Günther Oettinger, Germany’s designated EU commissioner, criticised his country’s scepticism of fracking, telling the Frankfurter Allgemeine Zeitung that research had fallen victim to the “emotional” debate over the issue.
The government in Berlin is planning legislation to regulate the use of hydraulic fracturing, commonly referred to as fracking. The process uses high-pressure substances, including water, sand and chemicals, to dislodge natural gas from rocks deep underground.
Critics of fracking point to the environmental risks, saying it can cause polluting chemicals to leech into groundwater.
Members of Chancellor Angela Merkel’s centre-right Christian Democrats have reportedly been mulling whether to make the draft law on fracking even tougher, including a temporary freeze on new permits.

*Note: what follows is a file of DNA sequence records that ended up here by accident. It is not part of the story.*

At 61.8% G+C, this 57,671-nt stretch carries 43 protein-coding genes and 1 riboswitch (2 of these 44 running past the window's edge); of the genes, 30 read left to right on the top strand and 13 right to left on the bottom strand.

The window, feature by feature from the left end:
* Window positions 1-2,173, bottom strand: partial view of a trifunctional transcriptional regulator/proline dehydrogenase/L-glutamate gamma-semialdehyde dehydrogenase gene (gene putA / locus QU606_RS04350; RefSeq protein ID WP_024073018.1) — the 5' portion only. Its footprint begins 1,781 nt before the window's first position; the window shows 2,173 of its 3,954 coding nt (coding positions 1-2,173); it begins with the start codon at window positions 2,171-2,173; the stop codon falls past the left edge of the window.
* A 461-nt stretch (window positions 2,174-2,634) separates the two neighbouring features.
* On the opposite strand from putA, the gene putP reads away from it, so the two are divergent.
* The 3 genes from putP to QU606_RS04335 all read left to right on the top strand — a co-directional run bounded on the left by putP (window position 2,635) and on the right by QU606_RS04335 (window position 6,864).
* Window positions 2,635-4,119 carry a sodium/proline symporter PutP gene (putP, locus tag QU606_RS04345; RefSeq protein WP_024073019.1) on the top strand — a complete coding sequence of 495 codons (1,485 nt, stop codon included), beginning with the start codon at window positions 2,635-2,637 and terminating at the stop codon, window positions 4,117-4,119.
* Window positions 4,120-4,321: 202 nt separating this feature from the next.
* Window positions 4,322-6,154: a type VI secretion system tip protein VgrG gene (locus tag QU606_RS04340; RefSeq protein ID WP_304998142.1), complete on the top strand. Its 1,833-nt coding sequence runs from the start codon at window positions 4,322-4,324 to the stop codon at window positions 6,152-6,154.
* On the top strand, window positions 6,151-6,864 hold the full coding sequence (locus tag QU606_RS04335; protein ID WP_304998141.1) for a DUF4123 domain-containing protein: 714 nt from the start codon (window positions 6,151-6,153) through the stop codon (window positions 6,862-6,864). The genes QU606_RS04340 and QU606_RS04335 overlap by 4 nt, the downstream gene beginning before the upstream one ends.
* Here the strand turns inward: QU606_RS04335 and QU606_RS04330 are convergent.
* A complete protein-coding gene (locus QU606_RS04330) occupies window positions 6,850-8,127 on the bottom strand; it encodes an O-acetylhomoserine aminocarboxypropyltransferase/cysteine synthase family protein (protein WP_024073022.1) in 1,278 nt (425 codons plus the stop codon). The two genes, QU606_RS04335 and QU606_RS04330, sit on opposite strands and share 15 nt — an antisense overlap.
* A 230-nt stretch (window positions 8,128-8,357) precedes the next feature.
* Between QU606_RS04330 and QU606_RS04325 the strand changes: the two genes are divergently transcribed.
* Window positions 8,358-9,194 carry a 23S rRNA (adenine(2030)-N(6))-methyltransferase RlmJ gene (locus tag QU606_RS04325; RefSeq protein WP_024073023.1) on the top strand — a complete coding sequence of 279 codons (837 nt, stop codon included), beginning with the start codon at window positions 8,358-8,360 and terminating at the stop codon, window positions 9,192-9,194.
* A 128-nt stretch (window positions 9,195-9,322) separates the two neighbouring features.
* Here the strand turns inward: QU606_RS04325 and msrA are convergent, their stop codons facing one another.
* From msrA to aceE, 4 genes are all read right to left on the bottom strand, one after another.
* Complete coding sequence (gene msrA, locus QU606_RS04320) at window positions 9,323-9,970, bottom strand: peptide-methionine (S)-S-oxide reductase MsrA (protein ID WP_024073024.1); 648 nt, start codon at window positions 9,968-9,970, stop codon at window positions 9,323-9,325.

In his interview with FAZ, Oettinger said Germany must be prepared to take certain risks to remain competitive – and would be wise not to discount fracking altogether.
“I recommend that Germany, too, not say a firm ‘no’ to fracking,” he remarked. “Otherwise we will lose key competencies.”
The fracking business is booming in the United States, leading to lower energy prices and prompting a wave of investment from abroad, including from Germany’s biggest energy provider, E.on.
Germany’s Environment Ministry has estimated the country’s own natural gas reserves from rock sources like shale at about 1.3 trillion cubic metres – enough to meet Germany’s natural gas needs for the next 13 years.